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Homemade Vinegars From the Garden

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Six jars of varied homemade preserves in vinegars

Photo by Roman Biernacki via Pexels

Author: Rebecca Last, Gardening at LastMaster Gardeners of Ottawa-Carleton; published with permission

I really enjoy finding culinary uses for my plants. So, I was thrilled to learn that those lovely pinky-purple chive flowers make bottles of deliciously flavoured vinegar. It’s so easy that even a non-cook like me can make it.

Making Vinegar from Chives

Garden chives (Allium schoenoprasum) typically flower in late spring or early summer. Pick the flowers before they are fully open. Do this in mid-to-late morning, after the dew has dried but before the full heat of the day. Rinse the flowers in cool water and pat them dry with a paper towel or clean cloth. Fill a large,
clean (preferably sterile) glass jar with the flowers. Cover with plain white vinegar. Seal the jar and let it sit in a dark place for 6 to 8 weeks.

When the chive flowers have lost their colour and the vinegar has turned a lovely fuchsia pink, it’s ready to decant. I’ve reused glass syrup bottles, or you can buy flip-top glass bottles from the dollar store. Whatever you’re using, sterilize the bottles by boiling for about ten minutes.

Sieve the flowers out of the vinegar and pour it into the sterilized bottles. I find the onion flavour and aroma very strong, so I mix two-thirds chive flower vinegar with one-third white vinegar. Label the vinegar bottles, and you’re done.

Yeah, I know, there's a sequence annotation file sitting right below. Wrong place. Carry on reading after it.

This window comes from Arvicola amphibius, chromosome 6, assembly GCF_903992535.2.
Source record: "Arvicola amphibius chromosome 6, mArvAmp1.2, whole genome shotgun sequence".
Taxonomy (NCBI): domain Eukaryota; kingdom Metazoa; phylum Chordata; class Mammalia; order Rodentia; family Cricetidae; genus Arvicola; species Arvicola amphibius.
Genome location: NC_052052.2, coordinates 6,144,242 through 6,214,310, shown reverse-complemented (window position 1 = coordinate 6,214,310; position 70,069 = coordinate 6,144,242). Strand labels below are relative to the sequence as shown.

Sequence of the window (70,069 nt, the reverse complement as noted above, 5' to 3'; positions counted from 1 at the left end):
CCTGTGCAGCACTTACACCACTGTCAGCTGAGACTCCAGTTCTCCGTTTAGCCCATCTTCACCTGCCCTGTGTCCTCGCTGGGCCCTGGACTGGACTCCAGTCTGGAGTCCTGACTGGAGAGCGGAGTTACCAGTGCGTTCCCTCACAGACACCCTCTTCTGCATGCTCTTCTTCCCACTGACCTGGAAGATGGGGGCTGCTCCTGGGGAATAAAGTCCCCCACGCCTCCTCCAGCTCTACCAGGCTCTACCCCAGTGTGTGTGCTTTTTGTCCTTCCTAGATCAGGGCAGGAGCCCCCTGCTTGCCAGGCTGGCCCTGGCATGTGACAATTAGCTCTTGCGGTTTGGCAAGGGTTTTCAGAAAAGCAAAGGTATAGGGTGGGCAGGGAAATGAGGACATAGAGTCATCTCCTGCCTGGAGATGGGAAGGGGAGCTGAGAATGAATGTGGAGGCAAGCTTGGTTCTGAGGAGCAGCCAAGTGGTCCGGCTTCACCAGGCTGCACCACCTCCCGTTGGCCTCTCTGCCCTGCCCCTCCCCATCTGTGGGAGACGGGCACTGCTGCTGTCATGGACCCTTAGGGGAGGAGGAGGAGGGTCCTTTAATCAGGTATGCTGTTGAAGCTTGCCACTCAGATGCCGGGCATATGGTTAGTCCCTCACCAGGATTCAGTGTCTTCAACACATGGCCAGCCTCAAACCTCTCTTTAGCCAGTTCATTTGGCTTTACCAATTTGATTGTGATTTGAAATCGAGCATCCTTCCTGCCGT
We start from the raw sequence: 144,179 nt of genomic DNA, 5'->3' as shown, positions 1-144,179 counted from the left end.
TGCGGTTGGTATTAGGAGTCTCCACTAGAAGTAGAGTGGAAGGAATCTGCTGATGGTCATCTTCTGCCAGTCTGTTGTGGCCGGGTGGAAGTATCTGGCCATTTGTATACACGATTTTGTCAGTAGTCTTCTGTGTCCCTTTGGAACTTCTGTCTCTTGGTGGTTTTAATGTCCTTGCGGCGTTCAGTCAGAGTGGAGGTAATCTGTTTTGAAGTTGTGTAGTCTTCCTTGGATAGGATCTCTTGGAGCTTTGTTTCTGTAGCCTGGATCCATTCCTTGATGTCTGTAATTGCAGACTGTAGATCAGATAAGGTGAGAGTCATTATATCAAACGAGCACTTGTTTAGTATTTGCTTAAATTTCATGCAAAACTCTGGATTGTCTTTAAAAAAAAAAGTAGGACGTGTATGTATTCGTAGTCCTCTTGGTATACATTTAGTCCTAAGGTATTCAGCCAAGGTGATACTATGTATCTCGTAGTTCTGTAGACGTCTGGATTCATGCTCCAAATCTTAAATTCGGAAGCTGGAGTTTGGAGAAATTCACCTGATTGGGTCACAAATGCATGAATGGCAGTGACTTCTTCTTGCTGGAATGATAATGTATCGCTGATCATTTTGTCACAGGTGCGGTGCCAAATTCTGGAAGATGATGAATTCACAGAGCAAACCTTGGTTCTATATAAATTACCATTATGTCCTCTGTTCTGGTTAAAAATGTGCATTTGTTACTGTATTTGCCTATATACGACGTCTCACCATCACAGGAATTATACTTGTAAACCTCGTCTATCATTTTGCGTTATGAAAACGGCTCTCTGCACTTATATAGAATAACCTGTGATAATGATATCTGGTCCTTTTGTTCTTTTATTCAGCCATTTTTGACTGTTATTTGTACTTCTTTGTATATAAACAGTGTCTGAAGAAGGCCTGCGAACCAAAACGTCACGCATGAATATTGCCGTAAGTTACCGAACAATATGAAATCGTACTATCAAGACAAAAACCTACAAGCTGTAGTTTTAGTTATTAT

Raspberry Vinegar

Another super-easy vinegar is made with fresh raspberries. There are many recipes online for sweetened raspberry vinegar, but they all require cooking – not my strength. Plus, once you heat fresh food, it loses some of its vitamin C. So, I decided to try a cold infusion, and it works well. The key is to use ripe raspberries, avoiding any that are overripe and especially anything that might be mouldy.

As with the chive vinegar, fill a large, clean, sterile glass jar with raspberries. I leave them whole so there is room to add white wine vinegar, which is less acidic. Leave the jar in a cool, dark place for at least two months until much of the colour transfers from the raspberries to the vinegar.

When it’s ready to decant, I use a jelly bag and squeeze out the maximum amount of juice. If you don’t have a jelly bag, use multiple layers (at least four) of cheesecloth inside a colander and crush the raspberries against the cheesecloth. When you’re finished, the remaining raspberry pulp should be nearly dry.

The vinegar is now dark red and contains about 60% pure raspberry juice. When decanting into sterile bottles, I fill two-thirds with the raspberry vinegar and top up the last third with white wine vinegar.

Enjoy or Share

These two easy recipes result in a lovely product that you can use yourself or give to friends. Both types of vinegar should be refrigerated.

Nasturtium Vinegar

Master Gardener Judith Cox shares her recipe for nasturtium vinegar.

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